Updated: Aug 2
Since the beginning of the space exploring era, the cosmologists had one question, which demanded the answer as soon as possible: how can we travel the space more efficiently?
The reusable launch vehicles have finally decreased the cost of space exploration and opened many opportunities for space travelers. In 2020 the notion of re-using rockets had taken a new, more exciting turn, and there is no going back.
The SpaceX Falcon 9 is a two-stage rocket that can deliver payloads and bring humans into space. The Falcon 9 and the Falcon Heavy include lower rocket stages that may be returned upright to Earth or a drone ship in the ocean. Just before landing, four lightweight carbon fiber legs deploy, each with a shock-absorbing mechanism to cushion the impact. ''My vision is for a fully reusable rocket transport system between Earth and Mars that is able to re-fuel on Mars - this is very important - so you don't have to carry the return fuel when you go there.'' - Elon Musk
The first triumphant launch of reusable rocket Falcon 9 happened in 2015. After two years of trying to create the perfect reusable vehicle for space travel, Falcon 9 did not fail the world by its robust and loud return on the earth. The company's next-generation launch rocket, Big Falcon Rocket (BFR), later renamed to Starship, aims for 100% reusability.
A SpaceX Falcon 9 rocket touches down after launching the Transporter-2 mission. (Image credit: SpaceX)
Starship became available around the mid-2020s, with potential for various applications including launching satellites and carrying cargo and crew to the Moon and Mars. Elon Musk also considers using Starship for the earth travels, shortening long flights to only one hour as the rocket can pick up a speed as high as 2700 km/h.
NASA should be commended for its groundbreaking work in reusable spaceflight. The space shuttle was the first partially reusable launch vehicle in the world. SpaceX advanced the notion of vertically launching and landing a rocket with its Falcon 9 rocket. And, although being smaller and less capable than the shuttle, the Falcon 9's per-mission cost is far less than $50 million.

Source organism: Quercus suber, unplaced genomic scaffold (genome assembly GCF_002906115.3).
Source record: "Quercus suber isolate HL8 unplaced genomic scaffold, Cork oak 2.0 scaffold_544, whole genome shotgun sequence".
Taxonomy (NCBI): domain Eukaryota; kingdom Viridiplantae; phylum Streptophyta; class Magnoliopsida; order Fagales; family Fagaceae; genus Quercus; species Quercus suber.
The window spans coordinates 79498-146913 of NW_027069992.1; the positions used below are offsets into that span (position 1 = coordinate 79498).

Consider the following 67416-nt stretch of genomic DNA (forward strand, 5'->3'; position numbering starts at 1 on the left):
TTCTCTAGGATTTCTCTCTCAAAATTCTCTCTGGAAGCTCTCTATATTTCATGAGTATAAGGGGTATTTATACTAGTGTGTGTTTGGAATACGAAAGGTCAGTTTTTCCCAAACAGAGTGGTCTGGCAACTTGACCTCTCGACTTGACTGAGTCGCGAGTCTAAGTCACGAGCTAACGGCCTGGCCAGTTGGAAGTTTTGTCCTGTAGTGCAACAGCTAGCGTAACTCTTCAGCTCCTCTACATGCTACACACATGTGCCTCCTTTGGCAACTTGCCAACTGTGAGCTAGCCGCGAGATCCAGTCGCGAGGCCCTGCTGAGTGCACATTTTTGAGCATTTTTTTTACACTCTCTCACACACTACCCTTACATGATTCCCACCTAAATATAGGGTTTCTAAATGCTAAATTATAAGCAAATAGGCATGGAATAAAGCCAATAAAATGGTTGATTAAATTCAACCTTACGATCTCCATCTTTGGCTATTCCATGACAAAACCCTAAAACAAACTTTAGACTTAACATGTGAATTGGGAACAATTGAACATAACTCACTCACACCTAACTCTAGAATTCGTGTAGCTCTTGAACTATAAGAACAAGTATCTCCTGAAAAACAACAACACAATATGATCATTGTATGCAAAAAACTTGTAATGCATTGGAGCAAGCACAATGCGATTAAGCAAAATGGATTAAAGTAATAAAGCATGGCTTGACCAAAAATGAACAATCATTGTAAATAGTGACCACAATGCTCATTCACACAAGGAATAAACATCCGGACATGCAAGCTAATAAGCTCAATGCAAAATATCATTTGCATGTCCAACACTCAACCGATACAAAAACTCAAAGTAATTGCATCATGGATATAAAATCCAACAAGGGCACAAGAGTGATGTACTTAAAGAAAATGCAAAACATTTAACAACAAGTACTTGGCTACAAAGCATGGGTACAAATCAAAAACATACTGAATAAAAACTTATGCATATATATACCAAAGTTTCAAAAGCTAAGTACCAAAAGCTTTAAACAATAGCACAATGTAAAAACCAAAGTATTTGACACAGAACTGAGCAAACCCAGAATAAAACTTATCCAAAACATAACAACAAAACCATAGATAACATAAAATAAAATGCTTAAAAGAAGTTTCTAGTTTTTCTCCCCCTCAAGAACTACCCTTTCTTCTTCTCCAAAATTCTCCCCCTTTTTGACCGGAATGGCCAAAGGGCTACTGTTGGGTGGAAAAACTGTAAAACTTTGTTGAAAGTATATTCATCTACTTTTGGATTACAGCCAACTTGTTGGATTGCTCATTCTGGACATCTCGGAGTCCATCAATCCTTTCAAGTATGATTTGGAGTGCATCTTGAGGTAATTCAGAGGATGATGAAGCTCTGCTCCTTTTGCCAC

Blue Origin, a rocket company owned by Jeff Bezos, has also unveiled its first suborbital rocket – New Shepard, designed to carry passengers and payloads past the Kármán line to a height of 100 kilometers. The crew capsule will return to the ground with parachutes after an 11-minute journey. Blue Origin intends to incorporate reusability into their next heavy-lift rocket, the New Glenn, presently under construction.
The New Shepard booster after returning to the landing pad. (Image credit: Blue Origin)
The paramount importance of reusable launch rockets is decreasing the cost of space travel. Using reusable rockets rather than disposable hardware is mainly responsible for this reduction. While this lowers the barrier to space access and may open the door to tourism, obtaining a commercial seat is likely a high-end experience.
Recovery of the booster stage has taken several years of changes and testing, and recovery of fairings has also proven to be more difficult than predicted. Most sections of the Falcon 9 rocket, according to SpaceX, will last for 100 launches, while heat shielding and other parts will need to be changed every tenth mission.
Blue Origin's New Glenn, on the other hand, is rated for 25 cycles. Parachutes, airbags, and barges for landing rockets on hard surfaces, as well as enormous nets to catch minor pieces like fairings, are all essential technological developments of reusable launch vehicles.